However, according to Matthias Berlit, vice-president of manufacturing logistics at Inform, another provider of manufacturing and logistics applications, carmakers can be a tough sell when it comes to the adoption of cloud-based applications.

“While automakers are definitely more receptive to niche applications than they were a few years back, what one hears at conferences about openness towards the cloud isn’t always replicated in one-to-one discussions about what a cloud deployment of a niche application might look like,” he notes.

“What’s more, that openness towards the cloud tends to end at the walls of the plant: for applications outside the plant, the cloud might be acceptable, but for inside the plant, they still tend not to want cloud-based applications, or indeed [want] no micro-applications at all. Instead, what they generally say that they are looking for is something that can act as a module of one of their major in-plant systems.”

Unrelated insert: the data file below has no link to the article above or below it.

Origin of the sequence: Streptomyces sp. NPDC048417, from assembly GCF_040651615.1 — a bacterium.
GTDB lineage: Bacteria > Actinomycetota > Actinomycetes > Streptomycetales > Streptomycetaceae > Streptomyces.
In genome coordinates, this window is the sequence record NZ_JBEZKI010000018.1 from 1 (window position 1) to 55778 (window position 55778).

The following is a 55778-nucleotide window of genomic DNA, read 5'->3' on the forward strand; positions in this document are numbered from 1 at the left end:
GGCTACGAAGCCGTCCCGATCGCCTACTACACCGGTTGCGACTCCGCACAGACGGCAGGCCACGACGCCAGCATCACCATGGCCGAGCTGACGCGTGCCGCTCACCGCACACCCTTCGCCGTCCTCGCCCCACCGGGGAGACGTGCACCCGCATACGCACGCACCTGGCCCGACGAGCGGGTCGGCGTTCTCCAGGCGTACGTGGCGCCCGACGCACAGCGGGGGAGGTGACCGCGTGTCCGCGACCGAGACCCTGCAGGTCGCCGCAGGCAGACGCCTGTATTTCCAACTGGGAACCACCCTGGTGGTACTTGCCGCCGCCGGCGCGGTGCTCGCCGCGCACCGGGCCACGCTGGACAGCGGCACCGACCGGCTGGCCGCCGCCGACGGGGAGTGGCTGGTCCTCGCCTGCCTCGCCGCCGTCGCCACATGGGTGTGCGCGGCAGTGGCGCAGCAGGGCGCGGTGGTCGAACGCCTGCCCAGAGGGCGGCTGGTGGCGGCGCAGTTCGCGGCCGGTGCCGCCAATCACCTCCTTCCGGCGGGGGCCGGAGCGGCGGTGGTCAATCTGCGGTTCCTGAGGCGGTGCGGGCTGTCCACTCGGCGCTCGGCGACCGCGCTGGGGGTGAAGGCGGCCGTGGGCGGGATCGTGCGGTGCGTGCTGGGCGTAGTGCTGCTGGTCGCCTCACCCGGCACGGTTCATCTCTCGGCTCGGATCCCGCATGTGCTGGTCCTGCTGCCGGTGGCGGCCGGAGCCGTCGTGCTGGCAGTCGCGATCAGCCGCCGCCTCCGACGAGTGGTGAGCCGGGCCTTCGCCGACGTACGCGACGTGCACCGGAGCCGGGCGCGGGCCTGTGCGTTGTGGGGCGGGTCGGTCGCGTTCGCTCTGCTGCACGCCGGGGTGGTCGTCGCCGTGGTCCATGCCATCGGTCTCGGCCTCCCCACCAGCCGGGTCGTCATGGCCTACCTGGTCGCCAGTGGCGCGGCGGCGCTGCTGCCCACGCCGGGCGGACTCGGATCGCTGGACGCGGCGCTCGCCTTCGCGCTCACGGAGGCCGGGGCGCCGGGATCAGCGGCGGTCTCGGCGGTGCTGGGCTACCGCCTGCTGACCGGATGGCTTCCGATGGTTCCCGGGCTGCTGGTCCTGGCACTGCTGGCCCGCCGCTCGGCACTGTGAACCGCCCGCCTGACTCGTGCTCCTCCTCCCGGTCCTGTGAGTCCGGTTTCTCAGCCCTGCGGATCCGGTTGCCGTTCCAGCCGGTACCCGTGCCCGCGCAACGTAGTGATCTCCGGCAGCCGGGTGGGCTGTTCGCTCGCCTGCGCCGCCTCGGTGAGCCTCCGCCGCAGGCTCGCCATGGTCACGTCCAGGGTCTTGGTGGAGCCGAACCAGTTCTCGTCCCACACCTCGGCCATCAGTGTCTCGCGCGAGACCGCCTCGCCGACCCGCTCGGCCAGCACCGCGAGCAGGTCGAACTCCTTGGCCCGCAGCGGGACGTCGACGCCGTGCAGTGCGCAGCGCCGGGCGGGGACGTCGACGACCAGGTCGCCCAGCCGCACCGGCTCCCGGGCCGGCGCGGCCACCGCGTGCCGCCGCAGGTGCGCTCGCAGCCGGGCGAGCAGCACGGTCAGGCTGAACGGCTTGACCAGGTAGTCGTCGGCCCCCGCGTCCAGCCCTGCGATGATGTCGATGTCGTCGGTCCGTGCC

Digital-factory2 IT providers aim to supply automotive production solutions with few or no implications for in-house IT departments

The result is often that software providers have to offer more editions of their wares: traditional licence-based software, perhaps capable of acting as a module in an in-plant system, as well as cloud-based software sold on a ‘software as a service’ basis, which is designed to be widely usable.

“The goal is to make it easy for customers to access software – for example, something that isn’t a big project for the IT department, but which simply works,” he explains. “So we have to put in a lot of effort to achieve this and make it cloud-ready. But the result is a whole new business model, with software sold as a service, rather than traditionally.”